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And while we always have a lot to say about the optics on Bird Forum you should not discount the handling advantages of SF due to it's unique balance. If you like watching behaviour of birds, animals, anything, for long periods of time with the bins up to your eyes, try the SF. You will like it.

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Old Tuesday 12th September 2017, 02:34   #9
batvenci
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Yes I will choose between the SV 8X32, SV 8.5X42, and the SF 8X42(and maybe HT 8x42). Very useful comments, many thanks to all!
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Old Friday 13th October 2017, 08:09   #10
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The swarovski has better contrast than the Zeiss and Will appear sharper om small textures. The only advantage of the Zeiss is THE bigger fov. The sweetspoot of the swarovski is 100 % and the Zeiss is about 90-95% also the swarovski got more neutral Colorado while the Zeiss to my young eyes where to much om the green side. The swarovski Will be cheaper also.
This confuses me...if binoc A has 100% sweet spot (vs 90% of binoc B)....and binoc B has 10% wider field of view...am I right to say that the 10% "non sweet spot" of binoc B should be compared against a "non spot, neither sweet nor non sweet" of binoc A, due to its narrower fov?

Not sure I am making sense...
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Old Friday 13th October 2017, 17:20   #11
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This confuses me...if binoc A has 100% sweet spot (vs 90% of binoc B)....and binoc B has 10% wider field of view...am I right to say that the 10% "non sweet spot" of binoc B should be compared against a "non spot, neither sweet nor non sweet" of binoc A, due to its narrower fov?

Not sure I am making sense...
You make perfect sense. It is also important to bear in mind that no binos are as sharp at the edge as they are in the centre. Even Swaro EL and Zeiss SF. Yes they are easily sharp enough to be called sharp but there is a fall-off in sharpness towards the edge which makes it very subjective as to how wide you decide the sweet spot to be.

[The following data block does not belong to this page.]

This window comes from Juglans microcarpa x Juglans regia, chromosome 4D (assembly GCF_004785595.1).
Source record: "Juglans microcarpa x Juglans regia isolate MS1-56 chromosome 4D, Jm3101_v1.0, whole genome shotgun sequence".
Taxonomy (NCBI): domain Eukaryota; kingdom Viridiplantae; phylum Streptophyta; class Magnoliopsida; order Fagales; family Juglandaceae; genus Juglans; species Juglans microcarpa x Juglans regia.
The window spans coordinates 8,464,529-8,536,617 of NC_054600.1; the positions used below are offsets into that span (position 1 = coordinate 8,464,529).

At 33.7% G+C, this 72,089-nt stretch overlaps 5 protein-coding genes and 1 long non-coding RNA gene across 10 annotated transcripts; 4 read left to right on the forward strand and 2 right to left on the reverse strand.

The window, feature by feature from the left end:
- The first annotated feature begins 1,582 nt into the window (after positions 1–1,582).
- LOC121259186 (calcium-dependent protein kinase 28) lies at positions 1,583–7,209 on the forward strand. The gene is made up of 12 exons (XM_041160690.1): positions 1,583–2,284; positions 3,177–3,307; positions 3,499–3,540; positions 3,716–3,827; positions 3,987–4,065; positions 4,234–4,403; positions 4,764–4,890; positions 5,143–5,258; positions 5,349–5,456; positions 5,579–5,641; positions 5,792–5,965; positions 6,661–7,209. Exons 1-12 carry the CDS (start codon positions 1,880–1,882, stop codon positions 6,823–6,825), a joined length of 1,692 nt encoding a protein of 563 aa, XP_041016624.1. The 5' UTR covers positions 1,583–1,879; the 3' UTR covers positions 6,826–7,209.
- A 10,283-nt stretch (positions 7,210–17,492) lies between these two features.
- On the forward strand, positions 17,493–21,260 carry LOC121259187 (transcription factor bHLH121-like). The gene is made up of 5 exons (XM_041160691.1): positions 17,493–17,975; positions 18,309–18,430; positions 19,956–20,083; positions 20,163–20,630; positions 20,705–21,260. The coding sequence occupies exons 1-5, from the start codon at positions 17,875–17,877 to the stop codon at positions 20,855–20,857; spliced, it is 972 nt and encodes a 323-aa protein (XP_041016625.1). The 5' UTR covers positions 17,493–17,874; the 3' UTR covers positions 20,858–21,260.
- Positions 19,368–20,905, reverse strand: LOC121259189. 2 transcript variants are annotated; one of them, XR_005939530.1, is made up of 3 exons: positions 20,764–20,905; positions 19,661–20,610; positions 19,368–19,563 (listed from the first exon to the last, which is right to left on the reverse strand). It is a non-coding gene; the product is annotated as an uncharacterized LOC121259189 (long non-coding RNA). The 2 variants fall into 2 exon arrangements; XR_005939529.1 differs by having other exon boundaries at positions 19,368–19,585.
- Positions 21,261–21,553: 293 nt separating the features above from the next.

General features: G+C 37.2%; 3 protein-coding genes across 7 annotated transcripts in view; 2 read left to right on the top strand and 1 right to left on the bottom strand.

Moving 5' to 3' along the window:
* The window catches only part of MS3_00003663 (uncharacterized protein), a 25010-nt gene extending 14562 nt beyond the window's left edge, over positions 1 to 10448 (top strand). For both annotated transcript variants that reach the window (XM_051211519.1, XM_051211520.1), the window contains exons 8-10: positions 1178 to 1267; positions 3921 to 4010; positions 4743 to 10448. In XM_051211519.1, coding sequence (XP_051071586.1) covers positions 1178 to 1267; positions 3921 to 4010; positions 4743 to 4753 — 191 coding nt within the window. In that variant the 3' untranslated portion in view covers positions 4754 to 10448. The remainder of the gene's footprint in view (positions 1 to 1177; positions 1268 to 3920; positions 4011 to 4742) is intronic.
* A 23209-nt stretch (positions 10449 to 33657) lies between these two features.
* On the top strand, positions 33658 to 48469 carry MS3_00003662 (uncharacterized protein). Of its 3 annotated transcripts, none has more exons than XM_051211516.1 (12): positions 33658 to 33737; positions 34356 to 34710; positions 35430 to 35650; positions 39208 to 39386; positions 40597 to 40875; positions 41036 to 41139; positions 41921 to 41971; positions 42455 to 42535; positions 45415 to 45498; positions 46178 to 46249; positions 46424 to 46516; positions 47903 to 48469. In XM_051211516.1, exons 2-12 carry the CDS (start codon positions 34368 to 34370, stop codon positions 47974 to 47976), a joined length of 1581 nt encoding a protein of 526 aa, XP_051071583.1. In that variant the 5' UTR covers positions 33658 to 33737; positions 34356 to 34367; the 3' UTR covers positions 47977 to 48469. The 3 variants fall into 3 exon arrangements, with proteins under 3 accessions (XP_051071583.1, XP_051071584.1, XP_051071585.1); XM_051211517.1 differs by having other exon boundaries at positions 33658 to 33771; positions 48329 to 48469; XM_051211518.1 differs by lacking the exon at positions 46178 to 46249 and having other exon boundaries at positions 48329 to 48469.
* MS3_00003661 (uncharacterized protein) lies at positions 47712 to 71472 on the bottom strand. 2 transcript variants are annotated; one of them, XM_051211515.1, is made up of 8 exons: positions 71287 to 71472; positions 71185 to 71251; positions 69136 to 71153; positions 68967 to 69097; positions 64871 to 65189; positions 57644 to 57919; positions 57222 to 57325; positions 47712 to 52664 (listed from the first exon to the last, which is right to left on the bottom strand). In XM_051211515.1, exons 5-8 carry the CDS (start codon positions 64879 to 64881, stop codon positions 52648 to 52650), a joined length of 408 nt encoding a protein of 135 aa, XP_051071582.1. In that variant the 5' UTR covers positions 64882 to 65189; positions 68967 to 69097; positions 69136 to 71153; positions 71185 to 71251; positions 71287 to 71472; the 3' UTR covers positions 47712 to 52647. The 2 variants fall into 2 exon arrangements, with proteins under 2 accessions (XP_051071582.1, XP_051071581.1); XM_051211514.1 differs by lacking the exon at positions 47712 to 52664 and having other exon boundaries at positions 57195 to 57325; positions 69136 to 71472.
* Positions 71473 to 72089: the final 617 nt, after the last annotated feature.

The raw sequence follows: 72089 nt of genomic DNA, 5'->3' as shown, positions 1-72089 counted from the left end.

But going back to your question if the bino with the widest field of view has a usable level of sharpness at the very edge of the field you are going to see more than through bino which may be sharper at the edge, but which has a significantly smaller field of view.

And remember that the field of view at 1,000 metres represents the diameter of the circle of view that you get. If you want to truly compare how much of the world you see through two pairs of binos you need to work out the area of the circles of view (area = pi x radius squared) and compare these. You will discover that the seemingly minor difference of a few metres at 1,000 metres distance actually makes a big difference to the area of sky, hillside, sea or coastal mud or marsh that you can see.

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Old Friday 13th October 2017, 23:13   #12
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You make perfect sense. It is also important to bear in mind that no binos are as sharp at the edge as they are in the centre. Even Swaro EL and Zeiss SF. Yes they are easily sharp enough to be called sharp but there is a fall-off in sharpness towards the edge which makes it very subjective as to how wide you decide the sweet spot to be.

But going back to your question if the bino with the widest field of view has a usable level of sharpness at the very edge of the field you are going to see more than through bino which may be sharper at the edge, but which has a significantly smaller field of view.

And remember that the field of view at 1,000 metres represents the diameter of the circle of view that you get. If you want to truly compare how much of the world you see through two pairs of binos you need to work out the area of the circles of view (area = pi x radius squared) and compare these. You will discover that the seemingly minor difference of a few metres at 1,000 metres distance actually makes a big difference to the area of sky, hillside, sea or coastal mud or marsh that you can see.

Lee
Yes, I am with you on the area concept.

Back to the sweet spot, in the "field" users place the main subject in the center anyway (unless there is more than one of equal importance), and really the hedges and subsequentt benefit of a wider fov is to catch something that otherwise one would have missed, or to track a very active subject. In both cases to then put subject in the center for observation.
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Old Saturday 14th October 2017, 09:45   #13